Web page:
Focus of club was Emphasized - “its about the rides”; safety; recruitment of new riders (new blood, young, old, energetic); volunteering to lead slower riders (posting Thursday C group “training” rides with leaders)- having club vests or “penny” clearly identifying each group ride leader (provided by Club); club kit options forthcoming due to obvious interest; financial report by Fritz- “state of club is healthy and flush for foreseeable period”; and much more.
Important item: Discussed moving ride start location due to construction, parking challenges, safety. Possible locations being evaluated next week before regular season schedule kicks off. Potential locations: church off 161 where temp. Started a couple years ago; lot across street from old Plate Restaurant building (corner of 161/high), lot adjacent to chamber of commerce.
It is a long story but the long running trams were taken out of service at Sabino Canyon about a year ago. Last week, temporary buses were added while new, electric, open air trams are still a few weeks from being operational. The buses run every 30 minutes and the demand for the limited seating (about 24 per bus) is high. A hiking buddy and I arrived at 8:45am to get on the 9am bus. Not a chance. We were lucky to get the last tickets for the 9:30am bus.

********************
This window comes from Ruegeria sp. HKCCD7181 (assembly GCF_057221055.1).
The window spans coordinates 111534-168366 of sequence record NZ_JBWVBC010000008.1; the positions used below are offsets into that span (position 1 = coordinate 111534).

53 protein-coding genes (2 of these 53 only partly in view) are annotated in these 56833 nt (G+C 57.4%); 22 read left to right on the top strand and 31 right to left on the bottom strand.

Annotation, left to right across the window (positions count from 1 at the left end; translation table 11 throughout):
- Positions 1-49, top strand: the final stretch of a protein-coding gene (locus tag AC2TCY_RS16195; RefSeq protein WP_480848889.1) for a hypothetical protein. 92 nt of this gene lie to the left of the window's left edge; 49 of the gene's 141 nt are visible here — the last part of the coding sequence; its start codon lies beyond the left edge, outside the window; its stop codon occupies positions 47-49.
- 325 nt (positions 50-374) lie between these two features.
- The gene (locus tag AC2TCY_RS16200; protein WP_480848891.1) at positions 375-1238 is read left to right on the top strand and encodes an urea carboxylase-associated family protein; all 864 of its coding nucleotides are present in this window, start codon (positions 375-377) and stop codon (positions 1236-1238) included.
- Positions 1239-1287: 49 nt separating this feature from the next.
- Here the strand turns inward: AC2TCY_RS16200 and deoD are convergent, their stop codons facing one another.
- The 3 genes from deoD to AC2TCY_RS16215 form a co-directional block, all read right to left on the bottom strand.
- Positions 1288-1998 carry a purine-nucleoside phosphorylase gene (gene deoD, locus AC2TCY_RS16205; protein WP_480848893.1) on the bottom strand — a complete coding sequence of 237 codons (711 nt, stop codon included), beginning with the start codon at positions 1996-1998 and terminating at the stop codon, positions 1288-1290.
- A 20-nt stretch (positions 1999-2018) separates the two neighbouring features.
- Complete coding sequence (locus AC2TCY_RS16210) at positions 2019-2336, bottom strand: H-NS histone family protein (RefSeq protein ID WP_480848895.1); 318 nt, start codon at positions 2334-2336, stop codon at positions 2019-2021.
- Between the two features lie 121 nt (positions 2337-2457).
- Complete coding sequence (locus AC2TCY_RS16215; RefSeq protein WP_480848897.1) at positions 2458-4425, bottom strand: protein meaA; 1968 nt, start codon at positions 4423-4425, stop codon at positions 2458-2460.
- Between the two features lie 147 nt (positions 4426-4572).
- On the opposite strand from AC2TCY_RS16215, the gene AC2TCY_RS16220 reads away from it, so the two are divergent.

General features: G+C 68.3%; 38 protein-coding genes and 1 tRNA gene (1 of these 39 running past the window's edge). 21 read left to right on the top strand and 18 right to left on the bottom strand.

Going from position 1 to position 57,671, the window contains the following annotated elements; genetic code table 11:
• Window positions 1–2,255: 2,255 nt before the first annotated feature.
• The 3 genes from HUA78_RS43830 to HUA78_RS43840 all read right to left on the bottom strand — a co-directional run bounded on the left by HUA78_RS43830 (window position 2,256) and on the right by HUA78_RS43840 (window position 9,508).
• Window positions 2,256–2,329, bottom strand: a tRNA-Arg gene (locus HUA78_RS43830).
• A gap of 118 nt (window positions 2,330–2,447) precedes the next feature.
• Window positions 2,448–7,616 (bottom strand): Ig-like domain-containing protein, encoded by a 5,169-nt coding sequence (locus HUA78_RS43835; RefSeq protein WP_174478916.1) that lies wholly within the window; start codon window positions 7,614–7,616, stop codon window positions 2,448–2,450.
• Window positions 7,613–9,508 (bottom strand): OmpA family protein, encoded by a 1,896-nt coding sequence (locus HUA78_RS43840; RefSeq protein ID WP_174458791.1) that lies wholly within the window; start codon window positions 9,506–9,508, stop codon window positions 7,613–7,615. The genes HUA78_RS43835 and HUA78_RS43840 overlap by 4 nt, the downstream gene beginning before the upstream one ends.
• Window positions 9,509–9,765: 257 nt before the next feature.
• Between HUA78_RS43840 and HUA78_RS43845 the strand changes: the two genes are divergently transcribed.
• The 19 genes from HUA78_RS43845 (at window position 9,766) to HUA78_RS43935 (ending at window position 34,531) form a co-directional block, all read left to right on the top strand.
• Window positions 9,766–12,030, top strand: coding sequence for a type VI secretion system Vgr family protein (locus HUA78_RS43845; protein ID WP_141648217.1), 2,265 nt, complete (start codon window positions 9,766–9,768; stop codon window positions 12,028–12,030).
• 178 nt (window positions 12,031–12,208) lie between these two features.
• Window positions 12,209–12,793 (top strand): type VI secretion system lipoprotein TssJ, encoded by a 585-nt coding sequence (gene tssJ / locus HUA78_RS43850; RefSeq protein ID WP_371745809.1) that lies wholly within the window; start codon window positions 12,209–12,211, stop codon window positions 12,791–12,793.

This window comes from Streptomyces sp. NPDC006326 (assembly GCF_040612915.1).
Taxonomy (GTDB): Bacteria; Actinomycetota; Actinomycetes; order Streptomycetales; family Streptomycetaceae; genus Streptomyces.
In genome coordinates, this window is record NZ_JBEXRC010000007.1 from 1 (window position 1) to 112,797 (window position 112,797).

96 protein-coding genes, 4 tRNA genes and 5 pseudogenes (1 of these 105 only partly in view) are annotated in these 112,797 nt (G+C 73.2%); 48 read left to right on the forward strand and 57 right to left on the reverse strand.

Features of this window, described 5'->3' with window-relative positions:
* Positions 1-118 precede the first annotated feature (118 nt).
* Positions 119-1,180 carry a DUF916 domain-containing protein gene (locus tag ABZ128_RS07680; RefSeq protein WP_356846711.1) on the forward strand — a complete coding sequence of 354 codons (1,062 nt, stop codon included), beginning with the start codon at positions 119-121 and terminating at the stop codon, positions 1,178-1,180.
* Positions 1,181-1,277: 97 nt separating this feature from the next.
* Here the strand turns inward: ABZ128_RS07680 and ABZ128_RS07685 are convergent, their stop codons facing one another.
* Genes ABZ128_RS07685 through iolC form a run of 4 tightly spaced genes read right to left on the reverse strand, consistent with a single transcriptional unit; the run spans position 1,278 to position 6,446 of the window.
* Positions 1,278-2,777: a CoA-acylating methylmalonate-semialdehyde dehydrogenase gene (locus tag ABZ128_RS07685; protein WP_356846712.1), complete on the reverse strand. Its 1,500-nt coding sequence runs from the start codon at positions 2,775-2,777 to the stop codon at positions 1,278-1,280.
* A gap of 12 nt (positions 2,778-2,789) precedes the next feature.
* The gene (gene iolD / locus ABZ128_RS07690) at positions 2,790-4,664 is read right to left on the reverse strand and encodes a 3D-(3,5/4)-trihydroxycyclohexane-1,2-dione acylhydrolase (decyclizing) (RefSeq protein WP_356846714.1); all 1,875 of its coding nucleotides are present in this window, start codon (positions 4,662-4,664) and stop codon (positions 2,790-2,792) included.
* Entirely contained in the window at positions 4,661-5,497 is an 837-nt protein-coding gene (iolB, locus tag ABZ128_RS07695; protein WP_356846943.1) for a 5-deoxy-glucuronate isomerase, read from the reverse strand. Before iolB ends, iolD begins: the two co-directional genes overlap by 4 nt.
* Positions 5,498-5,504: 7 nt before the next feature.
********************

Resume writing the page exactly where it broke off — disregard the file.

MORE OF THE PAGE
The bus travels the 4 miles to the trailhead in about 25 minutes where we hop out to begin the hike to Hutch's Pool, a spectacular spot in the backcountry of the Santa Catalina Mountains. There is an initial, moderately steep climb out of the canyon, about .8 mile while gaining 500'. The switchbacking rewards......
…..us with fine views down canyon and once we reach the top are rewarded......
….with the sight and sound of roaring water as it thunders beneath us. We come to the first of two significant water crossings, remove socks and shoes and wade through knee deep water which is flowing at a good clip. The surface was rocky, edgy and the water, really cold! Thereafter, we kept our shoes and socks on as the surface was too uncomfortable for bare feet. I need to invest in a pair of sandals for this type of activity.